The resourcing function at mobile phone giant, Three, has undergone a major transformation in the last 12 months, putting it in strong position to attract and retain top talent in one of the most competitive sectors around. Chad Horne, Head of Resourcing, talks about his approach to the challenges he has faced.

As the first anniversary of his appointment as Head of Resourcing at Three approaches, Chad Horne talks about the challenges he faced and the approach he's taking to overhauling the mobile giant's resourcing function.

When I joined Three in the summer of 2014 it was clear that the resourcing function was very traditional in both its structure and approach.

I inherited a team that was working in a very transactional and reactive way and knew that we needed to shift to a far more strategic model if we were going to be best in class.

In the early days we were effectively back loading all of our time instead of looking forwards in a structured way. We were advertising roles and crossing our fingers, hoping the best candidates would apply. At the same time, we were so busy interviewing clients face to face that we didn't have the time to think about proactive sourcing.

I was determined to move away from a model that gave a very high level of service to the senior managers – essentially holding their hands through the entire hiring process – but that took our attention away from doing the effective selection we needed.

The first task was to move away from default advertising. We also began to challenge our source of hire and aim to get a better understanding of the cost of hire. We moved the focus more towards what the business needed from a strategic workforce perspective and began the process of building proper talent pools and equipping managers with better selection tools.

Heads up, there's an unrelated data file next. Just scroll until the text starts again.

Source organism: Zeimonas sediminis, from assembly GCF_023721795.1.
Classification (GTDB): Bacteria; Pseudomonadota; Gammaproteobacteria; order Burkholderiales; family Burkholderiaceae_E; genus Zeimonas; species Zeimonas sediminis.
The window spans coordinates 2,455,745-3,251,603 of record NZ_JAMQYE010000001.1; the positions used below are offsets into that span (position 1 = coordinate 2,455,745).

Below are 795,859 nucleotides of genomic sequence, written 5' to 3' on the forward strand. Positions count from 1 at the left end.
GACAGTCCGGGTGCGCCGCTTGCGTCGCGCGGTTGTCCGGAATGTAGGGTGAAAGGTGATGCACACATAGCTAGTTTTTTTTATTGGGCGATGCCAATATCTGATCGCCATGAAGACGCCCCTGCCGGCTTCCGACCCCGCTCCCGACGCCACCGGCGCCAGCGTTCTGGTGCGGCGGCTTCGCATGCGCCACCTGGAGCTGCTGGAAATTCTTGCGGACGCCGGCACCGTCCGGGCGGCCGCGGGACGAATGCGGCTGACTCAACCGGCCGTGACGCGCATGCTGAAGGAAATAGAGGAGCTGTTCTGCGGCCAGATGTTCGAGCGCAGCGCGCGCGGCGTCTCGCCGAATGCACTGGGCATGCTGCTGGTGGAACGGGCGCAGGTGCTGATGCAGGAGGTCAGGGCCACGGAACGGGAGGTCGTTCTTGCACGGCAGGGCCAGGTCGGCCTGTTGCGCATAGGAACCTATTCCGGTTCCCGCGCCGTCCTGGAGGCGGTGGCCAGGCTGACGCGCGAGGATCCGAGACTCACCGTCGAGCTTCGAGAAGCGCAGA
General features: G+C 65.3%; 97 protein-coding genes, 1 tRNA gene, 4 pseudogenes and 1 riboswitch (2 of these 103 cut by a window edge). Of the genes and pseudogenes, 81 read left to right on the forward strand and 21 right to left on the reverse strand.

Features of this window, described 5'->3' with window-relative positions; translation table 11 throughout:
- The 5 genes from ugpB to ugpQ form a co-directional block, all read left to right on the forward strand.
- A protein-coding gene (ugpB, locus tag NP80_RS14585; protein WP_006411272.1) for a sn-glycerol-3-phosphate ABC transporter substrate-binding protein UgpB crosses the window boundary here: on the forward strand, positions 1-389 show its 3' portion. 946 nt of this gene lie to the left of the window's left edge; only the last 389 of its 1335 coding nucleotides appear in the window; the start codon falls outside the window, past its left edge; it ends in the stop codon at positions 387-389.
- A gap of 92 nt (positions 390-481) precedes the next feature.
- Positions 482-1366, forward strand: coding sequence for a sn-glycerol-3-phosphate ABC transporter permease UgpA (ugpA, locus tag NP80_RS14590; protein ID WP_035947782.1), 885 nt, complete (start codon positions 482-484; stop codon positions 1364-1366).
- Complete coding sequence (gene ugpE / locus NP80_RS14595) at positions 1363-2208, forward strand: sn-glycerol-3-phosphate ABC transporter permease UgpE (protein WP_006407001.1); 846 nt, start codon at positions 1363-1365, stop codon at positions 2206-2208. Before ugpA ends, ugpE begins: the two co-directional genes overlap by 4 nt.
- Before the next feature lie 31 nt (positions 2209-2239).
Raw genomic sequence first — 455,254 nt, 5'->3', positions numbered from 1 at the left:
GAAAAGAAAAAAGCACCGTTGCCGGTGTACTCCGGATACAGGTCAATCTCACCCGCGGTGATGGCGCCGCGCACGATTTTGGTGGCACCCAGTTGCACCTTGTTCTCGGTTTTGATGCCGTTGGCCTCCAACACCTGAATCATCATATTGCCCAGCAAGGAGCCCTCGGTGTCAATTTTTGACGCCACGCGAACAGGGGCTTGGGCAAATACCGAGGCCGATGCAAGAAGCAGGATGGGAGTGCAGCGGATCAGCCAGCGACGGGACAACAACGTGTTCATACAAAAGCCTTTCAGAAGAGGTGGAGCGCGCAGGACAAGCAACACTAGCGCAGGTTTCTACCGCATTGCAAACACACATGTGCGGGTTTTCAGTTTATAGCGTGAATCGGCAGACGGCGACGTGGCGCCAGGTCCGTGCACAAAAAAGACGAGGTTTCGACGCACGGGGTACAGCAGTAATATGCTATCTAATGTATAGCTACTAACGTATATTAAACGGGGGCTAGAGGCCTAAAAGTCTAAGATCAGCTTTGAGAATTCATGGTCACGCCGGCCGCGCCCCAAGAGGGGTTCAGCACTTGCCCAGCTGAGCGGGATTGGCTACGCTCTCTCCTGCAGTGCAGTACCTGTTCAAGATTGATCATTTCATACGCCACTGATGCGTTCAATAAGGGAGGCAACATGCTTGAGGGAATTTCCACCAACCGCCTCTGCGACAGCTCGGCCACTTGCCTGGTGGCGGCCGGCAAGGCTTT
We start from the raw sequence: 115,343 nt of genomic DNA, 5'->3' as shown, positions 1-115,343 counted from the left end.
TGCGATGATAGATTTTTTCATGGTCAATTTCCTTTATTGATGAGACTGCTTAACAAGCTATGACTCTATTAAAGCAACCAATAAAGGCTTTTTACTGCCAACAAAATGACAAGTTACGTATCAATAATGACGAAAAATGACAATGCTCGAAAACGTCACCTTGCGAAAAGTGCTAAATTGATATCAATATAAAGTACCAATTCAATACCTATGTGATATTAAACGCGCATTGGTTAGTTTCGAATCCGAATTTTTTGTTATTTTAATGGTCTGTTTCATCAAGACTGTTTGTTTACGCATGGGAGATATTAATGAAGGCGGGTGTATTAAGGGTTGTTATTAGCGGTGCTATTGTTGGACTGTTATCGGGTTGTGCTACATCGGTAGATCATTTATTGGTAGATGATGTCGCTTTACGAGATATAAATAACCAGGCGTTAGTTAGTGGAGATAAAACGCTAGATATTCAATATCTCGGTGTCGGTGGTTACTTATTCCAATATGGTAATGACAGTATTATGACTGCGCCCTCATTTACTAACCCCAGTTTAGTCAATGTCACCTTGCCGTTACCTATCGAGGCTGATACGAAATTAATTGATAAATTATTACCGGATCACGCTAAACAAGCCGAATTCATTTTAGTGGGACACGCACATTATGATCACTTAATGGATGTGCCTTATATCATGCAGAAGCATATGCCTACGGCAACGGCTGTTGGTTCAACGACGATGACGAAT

In order to do this we quite quickly had to find ways of demonstrating the business benefits of this new approach, which involved getting to some hard numbers to demonstrate the cost effectiveness of a proactive approach.

It was particularly important to demonstrate the potential commercial impact of getting our resourcing wrong.

Take the candidate experience, for example. At Three we have around 100,000 applications a year and we hire an average of about 3,000. So that's 97,000 people we're rejecting every year. My message to the team and the business was that if we make 97,000 people feel that they've been through a very negative process a) they probably won't want to apply to the company again b) they won't want to engage with us as a business on things like social media and c) if they're not a customer now, they certainly won't be in future.

It really hits home when the business starts to think about commercial impact of 97,000 lost customers at our average margin per user.

At the same time as improving the external candidate experience, we've been working on a parallel strategy to increase the number of internal hires. It makes sense because all the research shows that if you have strong internal mobility plans, your employees are more engaged, they stay for longer, the cost of hire reduces and you have a more productive workforce because they're able to get up to speed faster than someone from a different organisation.

We've started on a journey in terms of our resourcing that will stand us in good stead regardless of what the future holds. We're not a Google or John Lewis yet, but as our recent placing in the annual Glassdoor survey as the 7th best company to work for in the UK indicates, I believe we're well on the way.

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